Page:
Mapping an improvement journey
Like any journey, an asset optimisation roadmap should start with a clear understanding of where you currently are, and where you want to go. The destination, your desired future state, should be aligned with documented asset management objectives. Having a roadmap defines a coordinated sequence of activities that charts the way to get there...keeping the fuel consumption low and side-trips to see big, shiny things to a minimum.
Like any great road-trip though, there will be different opinions on the ultimate destination and the best route to get there. From the inside, it can be difficult to rise above individual and team priorities to see what will make the biggest contribution to the organisation's strategic and business goals. That's where I've seen great results from Clarita's optimisation roadmap approach. Bringing all stakeholders together to define the current state and create a shared future vision allows all priorities and constraints to be factored into the plan and establishes the shared ownership of roadmap initiatives that will be needed to successfully navigate through organisational change.
The asset information ecosystem reinforces the concept that asset management information systems are interconnected, supplying shared knowledge across the asset management lifecycle functions. Targeting improvement at the ecosystem will result in bigger gains in performance of the asset lifecycle.
The benefits of optimisation
Optimising the asset information ecosystem is about combining data with the tools that provide actionable insight, resulting in the potential to improve every function within the organisation. With integrated visibility, control and automation across business and technology assets, you can achieve objectives and maximise the value of all assets supporting the operation. The benefits of optimised asset management operations can include:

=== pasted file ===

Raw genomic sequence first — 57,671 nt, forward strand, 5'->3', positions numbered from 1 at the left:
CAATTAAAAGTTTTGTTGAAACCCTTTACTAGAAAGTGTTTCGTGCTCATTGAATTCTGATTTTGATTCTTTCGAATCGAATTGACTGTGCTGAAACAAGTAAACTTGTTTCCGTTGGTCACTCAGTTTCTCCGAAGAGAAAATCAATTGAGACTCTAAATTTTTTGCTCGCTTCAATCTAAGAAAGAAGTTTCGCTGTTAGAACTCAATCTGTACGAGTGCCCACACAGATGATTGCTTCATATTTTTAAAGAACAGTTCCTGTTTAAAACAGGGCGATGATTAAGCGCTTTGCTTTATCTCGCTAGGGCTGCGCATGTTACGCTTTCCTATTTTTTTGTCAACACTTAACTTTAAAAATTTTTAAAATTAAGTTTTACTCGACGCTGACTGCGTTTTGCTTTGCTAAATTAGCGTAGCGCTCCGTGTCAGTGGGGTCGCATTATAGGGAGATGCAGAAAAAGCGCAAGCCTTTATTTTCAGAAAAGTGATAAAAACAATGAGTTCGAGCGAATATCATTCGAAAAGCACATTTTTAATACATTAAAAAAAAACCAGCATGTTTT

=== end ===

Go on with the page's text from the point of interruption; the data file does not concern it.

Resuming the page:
- Defined asset information requirements (alignment/compliance with ISO 55001 where required)
- An integrated application portfolio that makes use of fit-for-purpose tools (EAMS, GIS, integration, mobility)
- Collaborative approach and shared vision between all asset information ecosystem stakeholders
- An established framework for prioritising and governing innovation
- Operational environment for improved asset performance, such as:
- Increased asset availability
- More timely and precise interventions
- Increased asset lifespans and reduced downtime
Developing the improvement roadmap is just the beginning. Here are three tips for a positive outcome.
- Demonstrate alignment with the Asset Management Strategy/Objectives to attract top management support and endorsement for the roadmap. Establish a steering committee for the implementation of the roadmap that includes executive (top management) oversight and governance of the program. This will ensure that various departments are held accountable and delivery issues are resolved.
- Supporting the business through the change via a dedicated organisational change management program is crucial. A structured engagement, training and change management program is needed throughout the delivery of the improvement program. For an organisational change, a recognised approach such as the Prosci ADKAR model should be followed. Keep in mind that other improvements will be happening across the business.
- Don't try to change the world in one day. Deliver the improvement initiatives at a sustained and manageable pace (business as usual still needs to get done) to suit the organisation appetite for change.
An optimisation roadmap might not be your own Stairway to Heaven, but it sure beats the Road to Nowhere.